Thich Nhat Hanh’s return to Vietnam in May for a retreat followed by a United Nations conference was a triumph for his “engaged Buddhism.” Not only was his global influence evident at the conference, but he and 400 retreatant-delegates (most of us Westerners) were warmly received on a dramatic slow walk in the center of Hanoi.
Triumph perhaps is too military a term for the vindication of an 81-year-old monk who teaches, “Peace is every step,” but his young life was defined by war, as was his ancient nation. Not until 1985 was he free to return after 39 years of exile, first by the anti-communists, then by the communists.
Sponsoring the 2008 UN “Vesak Conference,” as it is called, was a significant move for the Socialist Republic of Vietnam, which has been criticized for religious repression but is encouraging tourism and the recovery of ancient cultural traditions. Vesak is an important Buddhist holiday that the UN in 1999 resolved to recognize yearly. The first four conferences were held in Bangkok, a center for the Theravada Buddhism of Thailand, Laos, Cambodia, Burma and Sri Lanka but not Vietnam, whose Mahayana tradition can be traced to Chinese Chan (Zen).
The conference at Hanoi’s proud new National Convention Center included formal workshops on a variety of issues addressed by Nhat Hanh and his monastic representatives. But because the world continues to suffer from “the scourge of war,” and perhaps because the conference was for the first time in Vietnam, the issues of war, conflict and healing were foremost.
In his opening address, Bikkhu Bohdi, a Pali sutras authority from Chulalongkorn University in Thailand, made the connection between world peace and Buddhism, saying, “No doubt meditation and moral principles contribute to peace, since war begins in the minds of men.” Or, as Nhat Hanh put it in his keynote address, “The roots of war and conflict are in us!”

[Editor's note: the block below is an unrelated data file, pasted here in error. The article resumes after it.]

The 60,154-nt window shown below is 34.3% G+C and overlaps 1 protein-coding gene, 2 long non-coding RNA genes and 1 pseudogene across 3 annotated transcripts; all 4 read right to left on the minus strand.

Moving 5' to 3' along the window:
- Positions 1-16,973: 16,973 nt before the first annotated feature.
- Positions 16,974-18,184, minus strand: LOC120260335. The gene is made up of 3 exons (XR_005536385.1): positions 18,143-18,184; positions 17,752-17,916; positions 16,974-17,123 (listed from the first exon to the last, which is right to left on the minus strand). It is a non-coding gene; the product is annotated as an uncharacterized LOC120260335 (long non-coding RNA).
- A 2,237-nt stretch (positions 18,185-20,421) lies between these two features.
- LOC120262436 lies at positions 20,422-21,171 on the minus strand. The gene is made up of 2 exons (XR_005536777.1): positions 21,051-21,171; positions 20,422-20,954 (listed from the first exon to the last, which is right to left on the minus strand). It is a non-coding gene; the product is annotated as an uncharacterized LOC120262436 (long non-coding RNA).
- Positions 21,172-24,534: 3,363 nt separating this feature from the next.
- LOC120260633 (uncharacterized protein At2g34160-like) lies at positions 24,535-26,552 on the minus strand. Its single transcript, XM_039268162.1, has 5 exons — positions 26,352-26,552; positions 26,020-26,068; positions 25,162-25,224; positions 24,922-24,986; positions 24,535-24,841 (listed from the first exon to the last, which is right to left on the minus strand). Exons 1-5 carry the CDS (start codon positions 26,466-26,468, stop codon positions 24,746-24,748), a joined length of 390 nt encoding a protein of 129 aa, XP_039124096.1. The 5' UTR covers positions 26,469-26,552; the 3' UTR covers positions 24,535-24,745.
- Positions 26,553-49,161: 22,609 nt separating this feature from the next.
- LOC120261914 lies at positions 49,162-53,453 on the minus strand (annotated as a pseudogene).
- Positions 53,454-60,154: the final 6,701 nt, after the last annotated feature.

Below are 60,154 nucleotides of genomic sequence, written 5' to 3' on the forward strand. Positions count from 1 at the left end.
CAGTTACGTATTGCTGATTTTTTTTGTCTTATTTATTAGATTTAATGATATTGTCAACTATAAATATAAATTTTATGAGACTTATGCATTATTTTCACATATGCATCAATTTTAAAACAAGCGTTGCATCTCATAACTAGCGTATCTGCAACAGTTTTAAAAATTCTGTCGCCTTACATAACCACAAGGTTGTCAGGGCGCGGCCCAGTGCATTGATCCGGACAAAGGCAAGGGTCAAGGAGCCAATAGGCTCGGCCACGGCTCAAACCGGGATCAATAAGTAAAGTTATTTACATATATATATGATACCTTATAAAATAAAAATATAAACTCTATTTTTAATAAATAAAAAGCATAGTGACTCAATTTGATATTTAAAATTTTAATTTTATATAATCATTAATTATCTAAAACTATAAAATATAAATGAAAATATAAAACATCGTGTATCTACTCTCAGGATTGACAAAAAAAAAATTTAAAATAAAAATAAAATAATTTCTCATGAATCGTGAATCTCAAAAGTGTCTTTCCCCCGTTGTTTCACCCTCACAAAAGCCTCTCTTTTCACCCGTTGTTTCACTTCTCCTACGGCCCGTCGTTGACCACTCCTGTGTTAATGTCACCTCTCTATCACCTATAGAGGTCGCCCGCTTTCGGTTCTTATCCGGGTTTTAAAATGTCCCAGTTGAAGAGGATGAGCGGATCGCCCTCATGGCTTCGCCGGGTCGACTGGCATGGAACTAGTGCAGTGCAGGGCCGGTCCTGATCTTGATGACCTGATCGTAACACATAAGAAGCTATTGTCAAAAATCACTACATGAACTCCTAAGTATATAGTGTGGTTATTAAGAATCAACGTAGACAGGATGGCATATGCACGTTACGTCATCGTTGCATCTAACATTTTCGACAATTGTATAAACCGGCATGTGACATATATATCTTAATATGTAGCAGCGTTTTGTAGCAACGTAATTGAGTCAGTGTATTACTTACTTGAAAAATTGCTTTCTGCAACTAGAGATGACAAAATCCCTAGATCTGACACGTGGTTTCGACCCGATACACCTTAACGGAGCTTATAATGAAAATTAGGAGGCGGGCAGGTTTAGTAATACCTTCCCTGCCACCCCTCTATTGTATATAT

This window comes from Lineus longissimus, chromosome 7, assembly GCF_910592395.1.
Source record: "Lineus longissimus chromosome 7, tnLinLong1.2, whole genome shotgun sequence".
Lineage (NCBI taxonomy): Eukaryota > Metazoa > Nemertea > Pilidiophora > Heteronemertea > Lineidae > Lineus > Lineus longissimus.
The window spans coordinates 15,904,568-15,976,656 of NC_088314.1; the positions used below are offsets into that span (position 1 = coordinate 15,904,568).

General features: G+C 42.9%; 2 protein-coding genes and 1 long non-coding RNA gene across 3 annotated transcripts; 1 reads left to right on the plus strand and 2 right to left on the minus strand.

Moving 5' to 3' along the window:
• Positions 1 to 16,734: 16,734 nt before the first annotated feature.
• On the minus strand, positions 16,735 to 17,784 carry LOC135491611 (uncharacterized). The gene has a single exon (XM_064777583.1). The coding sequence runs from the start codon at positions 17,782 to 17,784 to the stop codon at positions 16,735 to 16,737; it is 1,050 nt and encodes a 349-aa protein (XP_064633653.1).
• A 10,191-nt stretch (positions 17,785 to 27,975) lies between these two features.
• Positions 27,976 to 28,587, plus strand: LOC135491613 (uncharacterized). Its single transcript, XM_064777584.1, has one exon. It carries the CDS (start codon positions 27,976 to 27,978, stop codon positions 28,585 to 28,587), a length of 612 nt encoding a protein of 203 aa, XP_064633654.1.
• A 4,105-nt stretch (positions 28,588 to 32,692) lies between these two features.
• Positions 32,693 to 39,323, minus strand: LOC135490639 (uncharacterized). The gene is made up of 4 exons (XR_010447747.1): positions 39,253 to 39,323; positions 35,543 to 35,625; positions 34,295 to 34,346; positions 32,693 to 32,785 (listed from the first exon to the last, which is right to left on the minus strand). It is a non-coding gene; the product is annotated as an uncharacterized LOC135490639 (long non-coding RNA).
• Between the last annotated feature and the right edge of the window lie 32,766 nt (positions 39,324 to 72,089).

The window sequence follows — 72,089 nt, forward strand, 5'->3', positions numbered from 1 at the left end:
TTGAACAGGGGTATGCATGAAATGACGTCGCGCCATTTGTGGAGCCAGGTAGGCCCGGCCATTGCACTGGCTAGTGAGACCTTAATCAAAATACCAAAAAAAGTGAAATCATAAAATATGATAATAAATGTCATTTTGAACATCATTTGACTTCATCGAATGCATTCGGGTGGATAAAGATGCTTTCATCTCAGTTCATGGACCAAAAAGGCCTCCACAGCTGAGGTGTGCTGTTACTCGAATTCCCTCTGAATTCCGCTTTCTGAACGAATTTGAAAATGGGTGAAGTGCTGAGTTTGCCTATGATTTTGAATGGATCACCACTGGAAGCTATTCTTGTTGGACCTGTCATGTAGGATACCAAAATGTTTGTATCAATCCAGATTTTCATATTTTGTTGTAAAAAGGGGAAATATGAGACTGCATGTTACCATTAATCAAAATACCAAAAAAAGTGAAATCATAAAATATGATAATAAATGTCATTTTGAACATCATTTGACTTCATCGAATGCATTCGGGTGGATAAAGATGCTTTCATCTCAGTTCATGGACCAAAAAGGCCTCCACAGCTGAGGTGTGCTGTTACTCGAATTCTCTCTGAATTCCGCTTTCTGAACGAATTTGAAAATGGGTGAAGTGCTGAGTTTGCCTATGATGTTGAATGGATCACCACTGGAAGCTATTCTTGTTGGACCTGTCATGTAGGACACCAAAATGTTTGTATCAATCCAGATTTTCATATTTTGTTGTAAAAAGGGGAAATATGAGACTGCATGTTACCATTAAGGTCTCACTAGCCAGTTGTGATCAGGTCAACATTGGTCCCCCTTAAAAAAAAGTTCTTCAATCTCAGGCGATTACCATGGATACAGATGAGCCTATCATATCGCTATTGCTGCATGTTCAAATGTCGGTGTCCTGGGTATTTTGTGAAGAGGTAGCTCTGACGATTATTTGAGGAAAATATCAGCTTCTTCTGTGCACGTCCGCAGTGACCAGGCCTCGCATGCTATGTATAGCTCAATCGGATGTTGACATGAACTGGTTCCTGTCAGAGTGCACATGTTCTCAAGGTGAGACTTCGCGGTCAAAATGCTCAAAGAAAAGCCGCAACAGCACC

He proposed “the idea of engagement,” he told us, in his first published article in 1954. (Engaged Buddhism, with its mindfulness training and emphasis on precepts, is a worldly practice, not a philosophy.) It was, as he put it, “a time of great confusion” in Vietnam. (The French colonialists, defeated at Dien Bien Phu, were exiting and the Americans, covert sponsors of the Ngo Dinh Diem regime, were entering.) As war formed in the minds of McNamara, Rusk, Bundy, the joint chiefs, the Kremlin, Mao, and others, the Vietnam Buddhists countered, in so many words: Leave Vietnam alone!
Perhaps because this was Vietnam, Nhat Hanh’s dharma talks in the eight-day retreat dwelled on the American war, as it is known there. The people of the small nation were caught between foreign ideologies. “Everyone was willing to die for ideologies,” he said, but Buddhism teaches freedom from ideology. The fighting was with ideas and weapons from the outside. “How can you fight such a war? Brother against brother?”
On June 11, 1963, some monks boarded a Peugeot sedan at a monastery in Hue and drove to a busy intersection in Saigon, where they stopped and got out with a five-gallon container. One of them, Quang Duc, sat cross-legged, was doused with gasoline and burned to death without moving. The news photos of the self immolation were a global sensation, contributing to the unintended chain of events that led to the assassination of Diem and his brother in early November (three weeks before the assassination of President Kennedy.) The historic Peugeot is now on display in a pavilion at the Hue monastery.